The holiday season is a time for celebration, seeing friends and family and enjoying the spirit of the season. Many of us mark this time of the year with all kinds of traditions including decorations. While decorations—particularly those including lights—can be beautiful, we should also be mindful of safety. Too many accidents result in tragedy every year from carelessness or faulty lighting. Here are some simple safety tips to keep in mind as you start stringing the lights and lighting up the night.
Tips for inside lighting
- Before you start stringing the strands of lights, carefully check them for cracked cords, frayed ends or loose connections. If you ask yourself the question "I wonder if these are OK?", assume the answer is "No".
- If you have a young pet, keep an eye out for chewed cords or wires. Their first Christmas might need to be one without lights!
- Replace burned out bulbs with bulbs of the same wattage. The strands are designed for the size of bulb they came with.
- When you go to bed at night or leave the house, turn off your Christmas lights.
- Never pull on a string of Christmas lights, it stresses the cords and can lead to fraying or cracking. Always store Christmas lights loosely wrapped for the same reason.
- Modern lights have fused plugs, preventing sparks in case of a short circuit. Replace old strands of lights that don't have fuses with sets of newer, safer lights.
- Keep “bubbling” lights away from children. These lights with their bright colors and bubbling movement can tempt curious children to break the candle-shaped glass, which can cut, and attempt to drink liquid, which contains a hazardous chemical.
- Never hang Christmas lights on a metal tree. The tree can become electrically charged and shock someone. The tree can also short out the Christmas lights and cause a fire.
- The combination of short circuits in electrical lights and dry trees can be deadly. Keep your tree well-watered; not only will it stay fresh and green, but it might also keep your house from burning down.
Tips for outdoor lighting
- Not all lights are rated for outdoor use. Indoor lights often have thinner insulation, which can become cracked and damaged when exposed to the elements outdoors. So be sure to only use lights outdoors that are rated to be used outside. The packaging will note whether the lights can be used indoors, outdoors, or both.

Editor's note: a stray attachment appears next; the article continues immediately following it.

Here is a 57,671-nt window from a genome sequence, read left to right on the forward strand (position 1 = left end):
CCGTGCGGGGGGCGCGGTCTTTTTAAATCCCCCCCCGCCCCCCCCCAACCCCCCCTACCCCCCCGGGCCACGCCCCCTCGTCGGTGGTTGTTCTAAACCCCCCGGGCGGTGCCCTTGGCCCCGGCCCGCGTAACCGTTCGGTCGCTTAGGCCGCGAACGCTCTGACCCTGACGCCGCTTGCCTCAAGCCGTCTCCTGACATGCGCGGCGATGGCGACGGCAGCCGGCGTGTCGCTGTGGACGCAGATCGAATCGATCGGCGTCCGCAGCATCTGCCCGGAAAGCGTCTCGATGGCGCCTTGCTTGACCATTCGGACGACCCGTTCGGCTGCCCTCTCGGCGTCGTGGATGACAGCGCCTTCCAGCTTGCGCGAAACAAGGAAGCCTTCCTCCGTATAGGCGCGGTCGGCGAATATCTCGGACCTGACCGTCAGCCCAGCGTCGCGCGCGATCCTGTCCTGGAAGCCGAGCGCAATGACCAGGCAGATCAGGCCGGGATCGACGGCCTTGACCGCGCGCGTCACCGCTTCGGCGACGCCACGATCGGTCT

- All outdoor lights and electrical decorations should be plugged into a ground-fault circuit interrupter (GFCI). You can buy portable units for outdoor use, or you can have them permanently installed by an electrician.
- Use the correct extension cords. Outdoor cords can be used inside or outside, but inside extension cords are only for inside.
- When running extension cords along the ground, make sure to elevate plugs and connectors with a brick to keep snow, water and debris out of the connections.
- Tape down any ground-level extensions cords to prevent people from tripping over them.
- Do not overload extension cords - they can get hot enough to burn. Check them after you have turned the lights on, if they are feeling warm or hot, they may be overloaded.
- Stay away from all power lines and feeder lines (these go from the pole to the house).
- Secure outside Christmas lights with insulated holders (never use nails, staples, or tacks) or run strings of lights through hooks.
- Check to make sure lights have been rated by a testing laboratory. You can see a list of federally recognized labs on the Occupational Safety & Health Administration's website.
- When you put your lights back into storage after the holidays, make sure to put them in a well-sealed container to prevent possible water damage and to keep hungry rodents from turning them into lunch.
- As a final tip: If you are buying Christmas lights for your home this year, look for energy-efficient LED lights that use 75 percent less energy and last years longer than an incandescent light string , according to ENERGY STAR.
Let's keep our Christmas and holiday safe - it will be a lot more fun!